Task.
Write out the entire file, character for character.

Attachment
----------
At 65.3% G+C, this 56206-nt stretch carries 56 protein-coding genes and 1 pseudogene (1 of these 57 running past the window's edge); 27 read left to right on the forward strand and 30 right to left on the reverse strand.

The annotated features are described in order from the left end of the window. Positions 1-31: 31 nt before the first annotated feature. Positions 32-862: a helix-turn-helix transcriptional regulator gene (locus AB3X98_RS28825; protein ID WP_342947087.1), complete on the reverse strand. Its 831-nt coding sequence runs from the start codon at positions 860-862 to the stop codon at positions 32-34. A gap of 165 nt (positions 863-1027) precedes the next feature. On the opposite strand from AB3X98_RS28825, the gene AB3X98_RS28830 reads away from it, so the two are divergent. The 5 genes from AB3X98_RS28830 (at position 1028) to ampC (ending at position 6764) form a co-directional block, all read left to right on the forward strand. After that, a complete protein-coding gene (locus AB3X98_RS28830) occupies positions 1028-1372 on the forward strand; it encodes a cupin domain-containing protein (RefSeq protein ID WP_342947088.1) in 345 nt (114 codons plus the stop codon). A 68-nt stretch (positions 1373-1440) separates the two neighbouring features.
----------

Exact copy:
At 65.3% G+C, this 56206-nt stretch carries 56 protein-coding genes and 1 pseudogene (1 of these 57 running past the window's edge); 27 read left to right on the forward strand and 30 right to left on the reverse strand.

The annotated features are described in order from the left end of the window. Positions 1-31: 31 nt before the first annotated feature. Positions 32-862: a helix-turn-helix transcriptional regulator gene (locus AB3X98_RS28825; protein ID WP_342947087.1), complete on the reverse strand. Its 831-nt coding sequence runs from the start codon at positions 860-862 to the stop codon at positions 32-34. A gap of 165 nt (positions 863-1027) precedes the next feature. On the opposite strand from AB3X98_RS28825, the gene AB3X98_RS28830 reads away from it, so the two are divergent. The 5 genes from AB3X98_RS28830 (at position 1028) to ampC (ending at position 6764) form a co-directional block, all read left to right on the forward strand. After that, a complete protein-coding gene (locus AB3X98_RS28830) occupies positions 1028-1372 on the forward strand; it encodes a cupin domain-containing protein (RefSeq protein ID WP_342947088.1) in 345 nt (114 codons plus the stop codon). A 68-nt stretch (positions 1373-1440) separates the two neighbouring features.